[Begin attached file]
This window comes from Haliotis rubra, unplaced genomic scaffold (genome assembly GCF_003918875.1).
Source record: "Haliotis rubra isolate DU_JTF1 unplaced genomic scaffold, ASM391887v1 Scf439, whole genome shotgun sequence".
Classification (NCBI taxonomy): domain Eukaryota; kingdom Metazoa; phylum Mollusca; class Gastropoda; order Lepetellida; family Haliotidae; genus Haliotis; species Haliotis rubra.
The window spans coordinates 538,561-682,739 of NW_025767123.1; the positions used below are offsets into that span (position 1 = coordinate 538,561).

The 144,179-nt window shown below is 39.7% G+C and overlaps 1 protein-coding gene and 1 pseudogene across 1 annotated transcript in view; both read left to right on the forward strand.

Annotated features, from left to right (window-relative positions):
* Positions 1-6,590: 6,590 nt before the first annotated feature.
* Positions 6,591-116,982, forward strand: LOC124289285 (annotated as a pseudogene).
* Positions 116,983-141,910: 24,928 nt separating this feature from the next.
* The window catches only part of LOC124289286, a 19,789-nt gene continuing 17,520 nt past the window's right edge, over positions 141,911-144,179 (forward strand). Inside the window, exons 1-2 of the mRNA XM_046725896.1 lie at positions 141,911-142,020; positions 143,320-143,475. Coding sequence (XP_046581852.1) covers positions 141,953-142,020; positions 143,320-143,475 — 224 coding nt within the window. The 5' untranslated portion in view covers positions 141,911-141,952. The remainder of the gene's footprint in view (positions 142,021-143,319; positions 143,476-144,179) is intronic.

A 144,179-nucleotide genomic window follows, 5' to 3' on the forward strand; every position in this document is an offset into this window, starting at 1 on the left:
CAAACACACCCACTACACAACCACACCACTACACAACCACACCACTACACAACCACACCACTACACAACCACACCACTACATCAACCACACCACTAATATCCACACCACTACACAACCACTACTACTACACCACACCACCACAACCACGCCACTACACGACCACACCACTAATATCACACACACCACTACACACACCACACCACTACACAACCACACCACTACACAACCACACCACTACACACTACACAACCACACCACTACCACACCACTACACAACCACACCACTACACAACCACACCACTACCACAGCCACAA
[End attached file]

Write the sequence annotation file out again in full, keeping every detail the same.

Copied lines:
This window comes from Haliotis rubra, unplaced genomic scaffold (genome assembly GCF_003918875.1).
Source record: "Haliotis rubra isolate DU_JTF1 unplaced genomic scaffold, ASM391887v1 Scf439, whole genome shotgun sequence".
Classification (NCBI taxonomy): domain Eukaryota; kingdom Metazoa; phylum Mollusca; class Gastropoda; order Lepetellida; family Haliotidae; genus Haliotis; species Haliotis rubra.
The window spans coordinates 538,561-682,739 of NW_025767123.1; the positions used below are offsets into that span (position 1 = coordinate 538,561).

The 144,179-nt window shown below is 39.7% G+C and overlaps 1 protein-coding gene and 1 pseudogene across 1 annotated transcript in view; both read left to right on the forward strand.

Annotated features, from left to right (window-relative positions):
* Positions 1-6,590: 6,590 nt before the first annotated feature.
* Positions 6,591-116,982, forward strand: LOC124289285 (annotated as a pseudogene).
* Positions 116,983-141,910: 24,928 nt separating this feature from the next.
* The window catches only part of LOC124289286, a 19,789-nt gene continuing 17,520 nt past the window's right edge, over positions 141,911-144,179 (forward strand). Inside the window, exons 1-2 of the mRNA XM_046725896.1 lie at positions 141,911-142,020; positions 143,320-143,475. Coding sequence (XP_046581852.1) covers positions 141,953-142,020; positions 143,320-143,475 — 224 coding nt within the window. The 5' untranslated portion in view covers positions 141,911-141,952. The remainder of the gene's footprint in view (positions 142,021-143,319; positions 143,476-144,179) is intronic.

A 144,179-nucleotide genomic window follows, 5' to 3' on the forward strand; every position in this document is an offset into this window, starting at 1 on the left:
CAAACACACCCACTACACAACCACACCACTACACAACCACACCACTACACAACCACACCACTACACAACCACACCACTACATCAACCACACCACTAATATCCACACCACTACACAACCACTACTACTACACCACACCACCACAACCACGCCACTACACGACCACACCACTAATATCACACACACCACTACACACACCACACCACTACACAACCACACCACTACACAACCACACCACTACACACTACACAACCACACCACTACCACACCACTACACAACCACACCACTACACAACCACACCACTACCACAGCCACAA